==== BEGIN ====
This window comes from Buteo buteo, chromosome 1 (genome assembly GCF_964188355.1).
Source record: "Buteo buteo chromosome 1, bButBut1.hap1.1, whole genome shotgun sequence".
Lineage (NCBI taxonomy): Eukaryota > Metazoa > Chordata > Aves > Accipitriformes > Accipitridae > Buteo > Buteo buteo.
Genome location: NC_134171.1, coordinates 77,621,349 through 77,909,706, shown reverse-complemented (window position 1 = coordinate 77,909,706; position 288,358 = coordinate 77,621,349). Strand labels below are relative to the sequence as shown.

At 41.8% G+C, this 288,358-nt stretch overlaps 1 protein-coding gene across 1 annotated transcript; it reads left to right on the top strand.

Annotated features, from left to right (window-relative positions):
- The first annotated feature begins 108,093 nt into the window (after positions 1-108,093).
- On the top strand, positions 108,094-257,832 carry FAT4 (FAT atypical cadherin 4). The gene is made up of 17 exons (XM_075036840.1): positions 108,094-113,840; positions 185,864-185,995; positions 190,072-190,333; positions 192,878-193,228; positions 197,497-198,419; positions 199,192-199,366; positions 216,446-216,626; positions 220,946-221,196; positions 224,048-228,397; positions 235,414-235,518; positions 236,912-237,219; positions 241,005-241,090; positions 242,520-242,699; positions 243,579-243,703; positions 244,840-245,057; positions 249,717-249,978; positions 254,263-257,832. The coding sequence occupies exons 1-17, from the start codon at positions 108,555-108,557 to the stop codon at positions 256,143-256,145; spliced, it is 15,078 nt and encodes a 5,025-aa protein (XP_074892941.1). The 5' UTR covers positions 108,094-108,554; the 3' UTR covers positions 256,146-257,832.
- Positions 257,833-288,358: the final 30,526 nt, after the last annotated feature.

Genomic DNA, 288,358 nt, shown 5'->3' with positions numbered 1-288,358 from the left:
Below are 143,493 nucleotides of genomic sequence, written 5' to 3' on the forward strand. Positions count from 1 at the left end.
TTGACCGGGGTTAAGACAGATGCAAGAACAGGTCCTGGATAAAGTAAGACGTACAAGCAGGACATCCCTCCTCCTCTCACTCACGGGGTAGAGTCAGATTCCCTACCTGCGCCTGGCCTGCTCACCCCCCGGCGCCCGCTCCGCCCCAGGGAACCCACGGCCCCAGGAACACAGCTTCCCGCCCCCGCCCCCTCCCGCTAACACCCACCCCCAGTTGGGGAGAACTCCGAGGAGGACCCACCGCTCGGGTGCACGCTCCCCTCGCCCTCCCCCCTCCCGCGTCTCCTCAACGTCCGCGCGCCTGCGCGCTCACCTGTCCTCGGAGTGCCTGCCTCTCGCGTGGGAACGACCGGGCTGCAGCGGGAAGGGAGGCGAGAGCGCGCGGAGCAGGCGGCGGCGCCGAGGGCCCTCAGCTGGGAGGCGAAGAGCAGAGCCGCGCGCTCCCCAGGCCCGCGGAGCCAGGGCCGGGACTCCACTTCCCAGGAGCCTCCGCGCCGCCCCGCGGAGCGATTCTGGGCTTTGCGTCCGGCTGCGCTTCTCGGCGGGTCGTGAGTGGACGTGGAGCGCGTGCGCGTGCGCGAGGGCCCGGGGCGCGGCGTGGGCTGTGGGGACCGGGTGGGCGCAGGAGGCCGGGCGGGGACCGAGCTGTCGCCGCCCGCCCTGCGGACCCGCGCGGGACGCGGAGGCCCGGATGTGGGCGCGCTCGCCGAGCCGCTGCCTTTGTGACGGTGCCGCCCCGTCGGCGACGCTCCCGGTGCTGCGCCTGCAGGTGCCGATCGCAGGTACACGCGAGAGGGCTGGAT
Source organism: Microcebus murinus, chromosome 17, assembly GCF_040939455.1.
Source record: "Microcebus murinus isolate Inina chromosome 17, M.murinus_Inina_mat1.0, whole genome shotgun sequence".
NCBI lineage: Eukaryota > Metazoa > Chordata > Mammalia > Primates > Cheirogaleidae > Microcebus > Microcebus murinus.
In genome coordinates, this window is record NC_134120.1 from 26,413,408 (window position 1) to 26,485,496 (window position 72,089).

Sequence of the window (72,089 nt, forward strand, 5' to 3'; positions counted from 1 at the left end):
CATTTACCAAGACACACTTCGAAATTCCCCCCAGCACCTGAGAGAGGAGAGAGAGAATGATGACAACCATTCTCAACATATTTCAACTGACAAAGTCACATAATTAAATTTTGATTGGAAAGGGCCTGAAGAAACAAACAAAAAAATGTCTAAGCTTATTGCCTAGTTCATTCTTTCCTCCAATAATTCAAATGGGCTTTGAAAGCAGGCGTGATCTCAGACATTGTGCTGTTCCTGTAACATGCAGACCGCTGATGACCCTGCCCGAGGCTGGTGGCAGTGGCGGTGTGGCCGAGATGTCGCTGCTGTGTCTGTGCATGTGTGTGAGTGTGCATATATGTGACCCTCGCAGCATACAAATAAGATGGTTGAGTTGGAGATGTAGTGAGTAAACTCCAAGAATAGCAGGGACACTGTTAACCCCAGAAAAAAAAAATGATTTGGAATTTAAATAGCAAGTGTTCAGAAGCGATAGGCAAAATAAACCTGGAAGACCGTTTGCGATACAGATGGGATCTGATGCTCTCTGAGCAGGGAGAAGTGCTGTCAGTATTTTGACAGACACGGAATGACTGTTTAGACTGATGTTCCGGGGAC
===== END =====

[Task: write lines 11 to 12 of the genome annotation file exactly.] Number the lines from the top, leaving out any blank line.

Below are 143,493 nucleotides of genomic sequence, written 5' to 3' on the forward strand. Positions count from 1 at the left end.
TTGACCGGGGTTAAGACAGATGCAAGAACAGGTCCTGGATAAAGTAAGACGTACAAGCAGGACATCCCTCCTCCTCTCACTCACGGGGTAGAGTCAGATTCCCTACCTGCGCCTGGCCTGCTCACCCCCCGGCGCCCGCTCCGCCCCAGGGAACCCACGGCCCCAGGAACACAGCTTCCCGCCCCCGCCCCCTCCCGCTAACACCCACCCCCAGTTGGGGAGAACTCCGAGGAGGACCCACCGCTCGGGTGCACGCTCCCCTCGCCCTCCCCCCTCCCGCGTCTCCTCAACGTCCGCGCGCCTGCGCGCTCACCTGTCCTCGGAGTGCCTGCCTCTCGCGTGGGAACGACCGGGCTGCAGCGGGAAGGGAGGCGAGAGCGCGCGGAGCAGGCGGCGGCGCCGAGGGCCCTCAGCTGGGAGGCGAAGAGCAGAGCCGCGCGCTCCCCAGGCCCGCGGAGCCAGGGCCGGGACTCCACTTCCCAGGAGCCTCCGCGCCGCCCCGCGGAGCGATTCTGGGCTTTGCGTCCGGCTGCGCTTCTCGGCGGGTCGTGAGTGGACGTGGAGCGCGTGCGCGTGCGCGAGGGCCCGGGGCGCGGCGTGGGCTGTGGGGACCGGGTGGGCGCAGGAGGCCGGGCGGGGACCGAGCTGTCGCCGCCCGCCCTGCGGACCCGCGCGGGACGCGGAGGCCCGGATGTGGGCGCGCTCGCCGAGCCGCTGCCTTTGTGACGGTGCCGCCCCGTCGGCGACGCTCCCGGTGCTGCGCCTGCAGGTGCCGATCGCAGGTACACGCGAGAGGGCTGGAT